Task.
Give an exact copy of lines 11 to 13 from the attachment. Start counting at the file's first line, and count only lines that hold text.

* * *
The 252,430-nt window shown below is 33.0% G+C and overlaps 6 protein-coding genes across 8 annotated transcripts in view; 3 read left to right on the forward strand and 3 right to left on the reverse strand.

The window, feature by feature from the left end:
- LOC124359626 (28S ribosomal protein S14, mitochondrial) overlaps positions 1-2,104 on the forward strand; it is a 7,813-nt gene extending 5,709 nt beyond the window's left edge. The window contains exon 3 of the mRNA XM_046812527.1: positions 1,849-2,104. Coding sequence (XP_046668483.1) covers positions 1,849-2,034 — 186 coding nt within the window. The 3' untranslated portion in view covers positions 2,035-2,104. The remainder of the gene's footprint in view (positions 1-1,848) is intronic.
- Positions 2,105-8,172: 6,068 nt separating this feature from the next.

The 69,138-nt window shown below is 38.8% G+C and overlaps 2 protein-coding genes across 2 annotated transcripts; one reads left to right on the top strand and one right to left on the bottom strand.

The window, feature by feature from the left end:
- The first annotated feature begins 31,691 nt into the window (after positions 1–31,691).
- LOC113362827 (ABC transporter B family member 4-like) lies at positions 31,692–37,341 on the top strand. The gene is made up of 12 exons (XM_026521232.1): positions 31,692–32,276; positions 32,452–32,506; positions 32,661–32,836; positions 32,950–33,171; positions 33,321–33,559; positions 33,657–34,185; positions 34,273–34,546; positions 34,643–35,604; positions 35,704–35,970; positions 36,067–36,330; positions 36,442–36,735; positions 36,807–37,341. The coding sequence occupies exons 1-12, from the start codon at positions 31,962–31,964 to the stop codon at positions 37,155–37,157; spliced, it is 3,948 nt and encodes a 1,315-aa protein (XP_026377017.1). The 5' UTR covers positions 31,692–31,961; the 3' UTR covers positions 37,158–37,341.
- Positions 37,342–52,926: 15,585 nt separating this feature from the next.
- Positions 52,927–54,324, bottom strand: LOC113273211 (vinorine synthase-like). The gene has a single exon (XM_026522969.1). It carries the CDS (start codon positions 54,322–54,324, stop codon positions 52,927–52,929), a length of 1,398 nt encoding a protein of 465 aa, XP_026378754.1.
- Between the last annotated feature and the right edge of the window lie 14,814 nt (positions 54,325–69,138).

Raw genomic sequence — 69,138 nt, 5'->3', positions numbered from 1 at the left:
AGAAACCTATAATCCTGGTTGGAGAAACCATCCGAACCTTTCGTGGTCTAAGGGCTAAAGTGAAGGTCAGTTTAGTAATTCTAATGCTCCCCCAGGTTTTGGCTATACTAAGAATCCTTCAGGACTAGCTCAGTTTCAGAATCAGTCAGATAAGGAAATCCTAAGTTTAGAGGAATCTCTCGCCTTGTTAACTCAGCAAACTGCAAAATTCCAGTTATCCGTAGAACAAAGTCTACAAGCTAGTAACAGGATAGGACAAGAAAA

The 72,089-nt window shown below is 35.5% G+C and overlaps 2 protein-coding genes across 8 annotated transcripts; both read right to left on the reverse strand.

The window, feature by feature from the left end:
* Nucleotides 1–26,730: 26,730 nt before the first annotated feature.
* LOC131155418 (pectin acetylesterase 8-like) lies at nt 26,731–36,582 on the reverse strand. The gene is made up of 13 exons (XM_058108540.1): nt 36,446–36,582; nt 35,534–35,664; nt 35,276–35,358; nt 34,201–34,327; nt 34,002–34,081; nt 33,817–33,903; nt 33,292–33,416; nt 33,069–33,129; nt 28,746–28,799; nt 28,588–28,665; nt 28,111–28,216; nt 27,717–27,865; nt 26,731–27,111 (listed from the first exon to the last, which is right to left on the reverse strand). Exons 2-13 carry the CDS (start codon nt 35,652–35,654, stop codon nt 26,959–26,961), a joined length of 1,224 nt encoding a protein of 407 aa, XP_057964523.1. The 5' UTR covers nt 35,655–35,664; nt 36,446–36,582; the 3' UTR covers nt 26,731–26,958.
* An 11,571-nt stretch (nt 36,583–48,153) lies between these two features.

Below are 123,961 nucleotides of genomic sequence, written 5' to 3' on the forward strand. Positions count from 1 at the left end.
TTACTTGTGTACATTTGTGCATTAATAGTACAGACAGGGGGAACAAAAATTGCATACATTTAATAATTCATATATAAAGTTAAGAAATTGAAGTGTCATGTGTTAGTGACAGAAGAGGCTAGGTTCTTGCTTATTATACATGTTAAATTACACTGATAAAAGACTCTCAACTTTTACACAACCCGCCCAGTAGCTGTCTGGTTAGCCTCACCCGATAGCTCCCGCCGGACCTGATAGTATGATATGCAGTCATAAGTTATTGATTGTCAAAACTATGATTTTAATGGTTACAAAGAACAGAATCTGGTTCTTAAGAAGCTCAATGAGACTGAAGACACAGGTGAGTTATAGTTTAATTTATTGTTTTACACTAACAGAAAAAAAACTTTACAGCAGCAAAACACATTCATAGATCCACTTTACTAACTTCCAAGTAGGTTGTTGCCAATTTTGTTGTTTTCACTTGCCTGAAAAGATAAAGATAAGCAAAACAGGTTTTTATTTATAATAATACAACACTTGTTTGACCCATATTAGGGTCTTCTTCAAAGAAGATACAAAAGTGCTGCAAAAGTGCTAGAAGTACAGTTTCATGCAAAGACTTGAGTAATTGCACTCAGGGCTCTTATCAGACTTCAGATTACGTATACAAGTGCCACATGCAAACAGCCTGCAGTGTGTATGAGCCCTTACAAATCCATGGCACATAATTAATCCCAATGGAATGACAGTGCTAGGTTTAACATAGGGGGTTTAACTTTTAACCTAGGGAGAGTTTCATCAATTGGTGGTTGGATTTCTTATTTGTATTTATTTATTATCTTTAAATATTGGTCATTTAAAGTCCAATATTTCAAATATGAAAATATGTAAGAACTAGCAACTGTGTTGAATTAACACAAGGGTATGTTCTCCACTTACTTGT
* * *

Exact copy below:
- Between the last annotated feature and the right edge of the window lie 14,814 nt (positions 54,325–69,138).

Raw genomic sequence — 69,138 nt, 5'->3', positions numbered from 1 at the left:
AGAAACCTATAATCCTGGTTGGAGAAACCATCCGAACCTTTCGTGGTCTAAGGGCTAAAGTGAAGGTCAGTTTAGTAATTCTAATGCTCCCCCAGGTTTTGGCTATACTAAGAATCCTTCAGGACTAGCTCAGTTTCAGAATCAGTCAGATAAGGAAATCCTAAGTTTAGAGGAATCTCTCGCCTTGTTAACTCAGCAAACTGCAAAATTCCAGTTATCCGTAGAACAAAGTCTACAAGCTAGTAACAGGATAGGACAAGAAAA